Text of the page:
The tit-for-tat game of reprisals currently being played by Russia and the United States presents peculiar dangers at this time. For neither the Brezhnev regime nor the Carter regime is in strong position to control its own security apparatus, as the cops are now called.
So it is important to try to build a floor under the downward spiral in Big Two relations. In that connection, it makes sense to pay attention to a case that has been perhaps bungled - the case of the International Harvester man in Russia, F.J. Crawford.
The Crawford case began toward the end of May when two Russians - Valdik Enger and Rudolph Chernyayev, who were attached to the U.N. Secretariat - were arrested on charges of trying to buy data on this country's anti-submarine warfare program. Contrary to usual practice in Soviet spy cases, they were booked with great publicity and held on a bail of $2 million each. The unusual publicity - and maybe the steep bail - suggests that the FBI, which has not been in the best repute these days, was trying to win some rave notices.
Crawford was arrested in Moscow on June 21 in what was clearly a reprisal. The KGB showed how little it was under restraint by dragging him out of a car, and then by being confused as to wheather the charge was smuggling or illegal currency dealing. On June 26, in what looked like a bargain, the two Russians and Mr. Crawford were released to the custody of their respective embassies with the understanding they would be available for trial later.
In fact, there is no symmetry between the two cases whatsoever. The two Russians were KGB men apparently engaged in a dangerous and dirty profession. They seem to have abused the United Nations as a cover for espionage. Moscow evidently wants them back badly because the KGB takes care of its own, and the Brezhnev government is in poor posture to resist KGB pressure.
Crawford, whom I saw recently in Moscow, is a private citizen working for a reputable company that, over many years, has build up a good record in doing business with the Soviet Union. His colleagues and competitors assert his innocence, and so, after at first being suspicious, does International Harvester. Even if hs were guilty, his purely private civilian activities have nothing in common with the spook business.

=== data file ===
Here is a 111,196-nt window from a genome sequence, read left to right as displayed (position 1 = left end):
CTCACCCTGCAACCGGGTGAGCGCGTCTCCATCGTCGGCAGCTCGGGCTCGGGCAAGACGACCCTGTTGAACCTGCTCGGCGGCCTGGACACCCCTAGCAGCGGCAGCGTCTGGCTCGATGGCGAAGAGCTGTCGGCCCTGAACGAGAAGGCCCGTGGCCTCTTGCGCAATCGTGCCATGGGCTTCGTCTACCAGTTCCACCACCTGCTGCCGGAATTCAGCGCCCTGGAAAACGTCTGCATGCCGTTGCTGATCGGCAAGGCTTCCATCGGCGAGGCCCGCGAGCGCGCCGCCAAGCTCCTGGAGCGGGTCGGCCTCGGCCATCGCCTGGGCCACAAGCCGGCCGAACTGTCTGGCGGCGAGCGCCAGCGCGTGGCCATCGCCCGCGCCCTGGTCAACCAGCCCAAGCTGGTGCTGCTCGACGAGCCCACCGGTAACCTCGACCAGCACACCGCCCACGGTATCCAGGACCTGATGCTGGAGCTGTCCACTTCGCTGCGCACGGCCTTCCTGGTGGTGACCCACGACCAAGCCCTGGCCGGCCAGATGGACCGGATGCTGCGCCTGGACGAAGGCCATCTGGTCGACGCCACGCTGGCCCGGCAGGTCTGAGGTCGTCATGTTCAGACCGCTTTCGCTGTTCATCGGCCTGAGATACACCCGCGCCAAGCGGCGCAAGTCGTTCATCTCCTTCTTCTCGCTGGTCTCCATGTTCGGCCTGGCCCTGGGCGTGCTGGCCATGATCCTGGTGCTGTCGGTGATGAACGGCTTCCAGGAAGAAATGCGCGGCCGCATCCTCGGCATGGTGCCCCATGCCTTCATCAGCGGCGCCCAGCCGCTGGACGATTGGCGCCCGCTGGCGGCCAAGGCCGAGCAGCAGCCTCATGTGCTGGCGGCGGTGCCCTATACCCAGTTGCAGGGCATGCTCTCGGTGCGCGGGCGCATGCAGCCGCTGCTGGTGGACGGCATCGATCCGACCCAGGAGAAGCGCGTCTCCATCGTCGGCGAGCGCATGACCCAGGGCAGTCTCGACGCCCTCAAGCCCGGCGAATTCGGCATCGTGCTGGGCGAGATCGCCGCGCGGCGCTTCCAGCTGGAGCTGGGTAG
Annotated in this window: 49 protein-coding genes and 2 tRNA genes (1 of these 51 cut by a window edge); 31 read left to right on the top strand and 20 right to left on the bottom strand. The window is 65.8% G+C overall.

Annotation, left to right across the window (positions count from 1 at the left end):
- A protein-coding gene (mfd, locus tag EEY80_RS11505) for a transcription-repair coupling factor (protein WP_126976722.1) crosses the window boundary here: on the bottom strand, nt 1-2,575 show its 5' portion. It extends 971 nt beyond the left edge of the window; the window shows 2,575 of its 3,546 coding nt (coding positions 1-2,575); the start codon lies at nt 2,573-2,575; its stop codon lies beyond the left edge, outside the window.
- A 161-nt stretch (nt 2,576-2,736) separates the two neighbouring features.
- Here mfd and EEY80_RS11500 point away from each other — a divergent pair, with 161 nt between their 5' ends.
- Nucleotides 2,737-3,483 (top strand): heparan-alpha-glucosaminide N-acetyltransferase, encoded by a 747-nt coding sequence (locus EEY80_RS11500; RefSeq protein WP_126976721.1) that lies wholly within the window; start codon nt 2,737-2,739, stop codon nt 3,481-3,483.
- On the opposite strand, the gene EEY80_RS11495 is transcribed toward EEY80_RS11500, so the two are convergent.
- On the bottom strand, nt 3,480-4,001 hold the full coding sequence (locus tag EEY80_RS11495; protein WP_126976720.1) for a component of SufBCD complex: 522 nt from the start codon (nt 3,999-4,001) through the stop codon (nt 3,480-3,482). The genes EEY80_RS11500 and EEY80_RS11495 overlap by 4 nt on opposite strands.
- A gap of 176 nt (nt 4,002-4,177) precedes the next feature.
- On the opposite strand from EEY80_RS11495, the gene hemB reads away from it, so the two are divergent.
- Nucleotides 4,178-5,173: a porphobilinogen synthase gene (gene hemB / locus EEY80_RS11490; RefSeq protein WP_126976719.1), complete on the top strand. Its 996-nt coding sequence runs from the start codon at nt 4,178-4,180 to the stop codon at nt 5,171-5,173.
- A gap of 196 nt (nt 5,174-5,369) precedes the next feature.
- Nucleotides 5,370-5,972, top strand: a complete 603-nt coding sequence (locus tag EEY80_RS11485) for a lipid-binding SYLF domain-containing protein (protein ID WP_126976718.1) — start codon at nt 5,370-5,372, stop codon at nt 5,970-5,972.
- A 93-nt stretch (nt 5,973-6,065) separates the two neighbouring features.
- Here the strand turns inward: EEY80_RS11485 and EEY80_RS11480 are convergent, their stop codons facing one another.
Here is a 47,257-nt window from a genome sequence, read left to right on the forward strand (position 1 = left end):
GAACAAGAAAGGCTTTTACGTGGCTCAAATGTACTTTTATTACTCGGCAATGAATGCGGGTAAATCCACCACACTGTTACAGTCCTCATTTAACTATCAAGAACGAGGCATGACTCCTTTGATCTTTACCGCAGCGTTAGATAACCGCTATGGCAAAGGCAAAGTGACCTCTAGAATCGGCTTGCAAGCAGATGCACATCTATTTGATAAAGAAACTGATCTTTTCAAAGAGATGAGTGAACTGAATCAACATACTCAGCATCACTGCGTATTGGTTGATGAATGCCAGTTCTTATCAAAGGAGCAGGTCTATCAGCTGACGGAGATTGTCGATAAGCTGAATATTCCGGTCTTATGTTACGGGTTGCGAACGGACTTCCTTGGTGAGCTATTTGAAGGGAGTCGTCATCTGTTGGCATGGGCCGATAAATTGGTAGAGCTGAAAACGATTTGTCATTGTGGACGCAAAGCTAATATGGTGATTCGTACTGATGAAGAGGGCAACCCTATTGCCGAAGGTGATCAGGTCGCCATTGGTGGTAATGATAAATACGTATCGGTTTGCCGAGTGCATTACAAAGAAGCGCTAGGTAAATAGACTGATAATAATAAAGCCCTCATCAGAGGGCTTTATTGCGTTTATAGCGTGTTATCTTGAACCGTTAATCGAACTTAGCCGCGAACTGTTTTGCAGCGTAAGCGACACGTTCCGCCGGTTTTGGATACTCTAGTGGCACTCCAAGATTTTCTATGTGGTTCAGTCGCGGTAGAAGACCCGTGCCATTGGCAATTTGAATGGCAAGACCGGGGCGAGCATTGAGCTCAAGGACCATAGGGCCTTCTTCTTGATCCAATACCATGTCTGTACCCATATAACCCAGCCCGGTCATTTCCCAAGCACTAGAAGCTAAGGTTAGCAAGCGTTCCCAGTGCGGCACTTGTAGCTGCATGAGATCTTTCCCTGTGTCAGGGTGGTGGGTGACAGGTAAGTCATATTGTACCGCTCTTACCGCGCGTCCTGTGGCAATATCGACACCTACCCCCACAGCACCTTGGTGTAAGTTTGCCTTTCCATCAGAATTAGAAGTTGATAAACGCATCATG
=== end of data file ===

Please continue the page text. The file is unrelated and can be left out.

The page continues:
That distinction needs to be made publicity and with great force. It ought, preferably, to be made by the private business community. For American business, so bold when it comes to cuffing around the Carter administration, has a vital interest in dispelling the widespread suspicion that it is chicken when the Russians crack down.
Even if the business community does not make the point, however, the U.S. government should. For not only is there so symmetry - not only can there be no trade of an American business-man for two Russian spies. More important, underlining the difference gives the president high ground to stand on in the game of tit-for-tat.
Up to now, President Carter has been largely reacting. Because he is on the defensive at home for not standing up to the communists, he has had to take retaliatory steps every time the Russians moved. Thus he felt obliged, when the trials of the dissidents Anatoly Scharansky and Alexander Ginzburg were opened two weeks ago, to cancel a scientific mission due to go to Moscow.
When the two men were sentenced, he felt obliged to cancel the sale of a giant computer to Russia and to hold up the sale of oil-drilling equipment. He was under great pressure to postpone the arms-control talks at Geneva, which in fact turned out to be quite productive.
Instead of reacting, Mr. Carter needs to force the Russians to react. The Crawford case holds out that opportunity. For the administration can tell the Russians that, while it is ready to consider trades of many prisoners, Crawford cannot be part of a bargain involving spies. Rather than give way on that point, the administration should be prepared to notify all private firms that it cannot be responsible for the safety of American businessman in Moscow, who will henceforth go at their own risk.
That threat, which the administration could easily back up, has to be taken seriously by the Russians. Making it would thus put the president in a position to hold Russia to account without endangering interest in arms control and other matters that go beyond the individuals Moscow so callously choses to hold hostage.